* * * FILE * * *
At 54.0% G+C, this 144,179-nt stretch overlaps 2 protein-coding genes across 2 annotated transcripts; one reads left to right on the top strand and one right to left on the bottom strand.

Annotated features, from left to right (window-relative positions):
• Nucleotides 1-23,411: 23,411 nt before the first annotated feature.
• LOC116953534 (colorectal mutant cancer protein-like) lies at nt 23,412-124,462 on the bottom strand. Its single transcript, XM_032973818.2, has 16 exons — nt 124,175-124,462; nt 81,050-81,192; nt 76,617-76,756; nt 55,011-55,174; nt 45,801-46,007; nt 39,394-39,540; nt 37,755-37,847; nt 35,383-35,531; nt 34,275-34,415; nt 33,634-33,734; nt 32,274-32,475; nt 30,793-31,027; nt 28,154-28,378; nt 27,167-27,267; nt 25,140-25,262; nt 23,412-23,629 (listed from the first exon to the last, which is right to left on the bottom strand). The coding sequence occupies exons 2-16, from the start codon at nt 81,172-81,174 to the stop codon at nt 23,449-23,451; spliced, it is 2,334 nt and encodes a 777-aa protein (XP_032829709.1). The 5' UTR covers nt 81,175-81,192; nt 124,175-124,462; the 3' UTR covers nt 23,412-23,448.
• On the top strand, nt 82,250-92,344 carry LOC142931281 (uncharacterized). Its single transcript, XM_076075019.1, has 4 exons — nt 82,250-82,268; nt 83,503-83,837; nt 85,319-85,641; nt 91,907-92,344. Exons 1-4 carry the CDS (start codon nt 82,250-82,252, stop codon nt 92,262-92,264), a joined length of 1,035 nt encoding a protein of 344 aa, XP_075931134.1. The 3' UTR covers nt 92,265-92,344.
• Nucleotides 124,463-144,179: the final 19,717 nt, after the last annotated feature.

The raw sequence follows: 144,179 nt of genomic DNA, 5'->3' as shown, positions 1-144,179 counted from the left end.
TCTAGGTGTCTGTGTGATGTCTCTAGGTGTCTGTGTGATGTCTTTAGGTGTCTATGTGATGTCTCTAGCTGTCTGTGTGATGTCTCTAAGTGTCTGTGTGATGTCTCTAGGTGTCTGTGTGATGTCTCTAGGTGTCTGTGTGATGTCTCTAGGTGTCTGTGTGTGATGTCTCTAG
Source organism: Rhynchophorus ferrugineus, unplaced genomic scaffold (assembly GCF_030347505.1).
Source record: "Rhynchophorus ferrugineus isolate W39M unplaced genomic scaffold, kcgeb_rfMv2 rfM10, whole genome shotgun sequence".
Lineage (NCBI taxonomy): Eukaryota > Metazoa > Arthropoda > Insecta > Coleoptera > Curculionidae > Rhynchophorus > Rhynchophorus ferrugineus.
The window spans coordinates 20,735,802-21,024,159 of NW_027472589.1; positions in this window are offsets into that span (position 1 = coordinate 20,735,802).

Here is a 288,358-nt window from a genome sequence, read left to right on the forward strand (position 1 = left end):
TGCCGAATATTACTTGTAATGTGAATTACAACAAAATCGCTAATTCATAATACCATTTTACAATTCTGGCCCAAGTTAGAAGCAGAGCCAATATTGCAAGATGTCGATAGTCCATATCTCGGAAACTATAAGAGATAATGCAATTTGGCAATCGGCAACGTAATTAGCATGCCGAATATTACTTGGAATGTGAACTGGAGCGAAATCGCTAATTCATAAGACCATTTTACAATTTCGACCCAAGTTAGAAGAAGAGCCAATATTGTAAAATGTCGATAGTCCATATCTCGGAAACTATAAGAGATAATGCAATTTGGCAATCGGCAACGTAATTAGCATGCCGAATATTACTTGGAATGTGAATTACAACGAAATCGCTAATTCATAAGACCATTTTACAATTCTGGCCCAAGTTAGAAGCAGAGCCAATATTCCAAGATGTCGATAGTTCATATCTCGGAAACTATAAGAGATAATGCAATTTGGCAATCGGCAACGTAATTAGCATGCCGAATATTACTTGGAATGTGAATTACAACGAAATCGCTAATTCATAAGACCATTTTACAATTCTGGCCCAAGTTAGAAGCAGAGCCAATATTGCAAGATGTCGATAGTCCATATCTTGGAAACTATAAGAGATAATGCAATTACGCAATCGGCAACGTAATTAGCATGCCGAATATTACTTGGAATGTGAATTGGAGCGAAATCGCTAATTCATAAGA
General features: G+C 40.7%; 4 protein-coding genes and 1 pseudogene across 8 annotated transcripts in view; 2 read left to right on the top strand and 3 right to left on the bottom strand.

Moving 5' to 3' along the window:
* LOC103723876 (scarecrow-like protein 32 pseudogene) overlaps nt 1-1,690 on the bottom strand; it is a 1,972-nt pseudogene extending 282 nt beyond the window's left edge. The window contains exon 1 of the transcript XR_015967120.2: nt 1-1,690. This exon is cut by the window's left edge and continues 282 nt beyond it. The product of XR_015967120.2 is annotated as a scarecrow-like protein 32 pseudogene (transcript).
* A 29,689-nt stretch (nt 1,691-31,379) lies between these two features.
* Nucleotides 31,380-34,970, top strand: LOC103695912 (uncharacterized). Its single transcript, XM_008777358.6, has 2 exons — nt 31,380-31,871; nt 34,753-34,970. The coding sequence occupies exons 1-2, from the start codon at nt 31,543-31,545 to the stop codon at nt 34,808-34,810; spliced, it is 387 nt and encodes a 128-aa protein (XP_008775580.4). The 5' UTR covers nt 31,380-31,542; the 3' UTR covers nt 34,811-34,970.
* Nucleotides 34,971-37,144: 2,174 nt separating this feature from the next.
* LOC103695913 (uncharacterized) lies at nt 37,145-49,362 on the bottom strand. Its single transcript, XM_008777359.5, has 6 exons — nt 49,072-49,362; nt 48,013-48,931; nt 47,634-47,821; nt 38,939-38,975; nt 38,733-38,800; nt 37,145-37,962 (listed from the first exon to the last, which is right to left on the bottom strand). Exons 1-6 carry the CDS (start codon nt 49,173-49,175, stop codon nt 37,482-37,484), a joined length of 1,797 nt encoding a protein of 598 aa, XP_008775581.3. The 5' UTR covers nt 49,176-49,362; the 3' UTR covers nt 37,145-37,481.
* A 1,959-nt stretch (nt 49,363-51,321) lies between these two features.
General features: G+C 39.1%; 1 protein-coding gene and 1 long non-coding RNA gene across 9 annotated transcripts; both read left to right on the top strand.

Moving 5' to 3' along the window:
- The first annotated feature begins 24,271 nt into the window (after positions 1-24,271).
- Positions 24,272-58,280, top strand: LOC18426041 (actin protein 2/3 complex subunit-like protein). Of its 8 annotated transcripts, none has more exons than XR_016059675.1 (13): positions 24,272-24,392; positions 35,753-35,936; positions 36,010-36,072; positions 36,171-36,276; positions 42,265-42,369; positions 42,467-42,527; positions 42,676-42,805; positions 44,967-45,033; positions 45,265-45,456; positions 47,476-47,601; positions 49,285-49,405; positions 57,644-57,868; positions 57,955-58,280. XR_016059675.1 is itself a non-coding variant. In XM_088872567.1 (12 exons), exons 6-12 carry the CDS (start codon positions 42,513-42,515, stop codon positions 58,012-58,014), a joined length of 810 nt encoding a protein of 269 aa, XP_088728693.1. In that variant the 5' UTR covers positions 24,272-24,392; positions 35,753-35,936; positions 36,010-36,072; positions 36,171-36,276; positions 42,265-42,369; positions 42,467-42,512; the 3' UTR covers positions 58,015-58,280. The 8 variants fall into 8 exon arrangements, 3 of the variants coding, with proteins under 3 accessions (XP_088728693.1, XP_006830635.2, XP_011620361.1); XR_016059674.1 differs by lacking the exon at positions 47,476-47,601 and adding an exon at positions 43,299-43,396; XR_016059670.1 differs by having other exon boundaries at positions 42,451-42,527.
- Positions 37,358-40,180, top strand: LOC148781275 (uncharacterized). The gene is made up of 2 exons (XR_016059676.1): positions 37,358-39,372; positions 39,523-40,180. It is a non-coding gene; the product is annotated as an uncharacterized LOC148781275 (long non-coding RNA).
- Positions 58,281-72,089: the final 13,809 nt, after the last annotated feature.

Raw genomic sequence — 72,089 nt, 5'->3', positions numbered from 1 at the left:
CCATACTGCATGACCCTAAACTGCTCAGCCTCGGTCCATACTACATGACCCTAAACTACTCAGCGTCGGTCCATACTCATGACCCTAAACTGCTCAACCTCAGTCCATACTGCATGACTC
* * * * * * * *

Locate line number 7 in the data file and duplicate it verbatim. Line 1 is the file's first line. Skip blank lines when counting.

The raw sequence follows: 144,179 nt of genomic DNA, 5'->3' as shown, positions 1-144,179 counted from the left end.